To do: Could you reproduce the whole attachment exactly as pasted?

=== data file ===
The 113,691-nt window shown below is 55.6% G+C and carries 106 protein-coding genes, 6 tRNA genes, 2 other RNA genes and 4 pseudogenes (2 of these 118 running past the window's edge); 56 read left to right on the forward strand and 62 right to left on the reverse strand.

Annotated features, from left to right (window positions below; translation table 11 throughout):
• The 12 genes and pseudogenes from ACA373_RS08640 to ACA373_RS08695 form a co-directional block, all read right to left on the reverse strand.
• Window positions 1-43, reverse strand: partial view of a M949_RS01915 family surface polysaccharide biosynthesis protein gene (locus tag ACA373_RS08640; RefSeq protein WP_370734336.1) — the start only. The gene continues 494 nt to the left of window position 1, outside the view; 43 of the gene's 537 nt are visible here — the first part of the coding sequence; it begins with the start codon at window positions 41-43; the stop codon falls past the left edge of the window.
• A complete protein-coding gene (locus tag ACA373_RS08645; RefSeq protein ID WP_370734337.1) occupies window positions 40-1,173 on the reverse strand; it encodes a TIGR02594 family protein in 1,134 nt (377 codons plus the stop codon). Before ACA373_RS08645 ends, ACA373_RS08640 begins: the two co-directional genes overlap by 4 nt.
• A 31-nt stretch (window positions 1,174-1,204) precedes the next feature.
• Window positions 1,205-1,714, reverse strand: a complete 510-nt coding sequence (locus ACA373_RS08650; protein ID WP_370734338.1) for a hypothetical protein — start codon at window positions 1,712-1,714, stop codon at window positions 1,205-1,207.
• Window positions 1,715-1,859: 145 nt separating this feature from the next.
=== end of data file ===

The 113,691-nt window shown below is 55.6% G+C and carries 106 protein-coding genes, 6 tRNA genes, 2 other RNA genes and 4 pseudogenes (2 of these 118 running past the window's edge); 56 read left to right on the forward strand and 62 right to left on the reverse strand.

Annotated features, from left to right (window positions below; translation table 11 throughout):
• The 12 genes and pseudogenes from ACA373_RS08640 to ACA373_RS08695 form a co-directional block, all read right to left on the reverse strand.
• Window positions 1-43, reverse strand: partial view of a M949_RS01915 family surface polysaccharide biosynthesis protein gene (locus tag ACA373_RS08640; RefSeq protein WP_370734336.1) — the start only. The gene continues 494 nt to the left of window position 1, outside the view; 43 of the gene's 537 nt are visible here — the first part of the coding sequence; it begins with the start codon at window positions 41-43; the stop codon falls past the left edge of the window.
• A complete protein-coding gene (locus tag ACA373_RS08645; RefSeq protein ID WP_370734337.1) occupies window positions 40-1,173 on the reverse strand; it encodes a TIGR02594 family protein in 1,134 nt (377 codons plus the stop codon). Before ACA373_RS08645 ends, ACA373_RS08640 begins: the two co-directional genes overlap by 4 nt.
• A 31-nt stretch (window positions 1,174-1,204) precedes the next feature.
• Window positions 1,205-1,714, reverse strand: a complete 510-nt coding sequence (locus ACA373_RS08650; protein ID WP_370734338.1) for a hypothetical protein — start codon at window positions 1,712-1,714, stop codon at window positions 1,205-1,207.
• Window positions 1,715-1,859: 145 nt separating this feature from the next.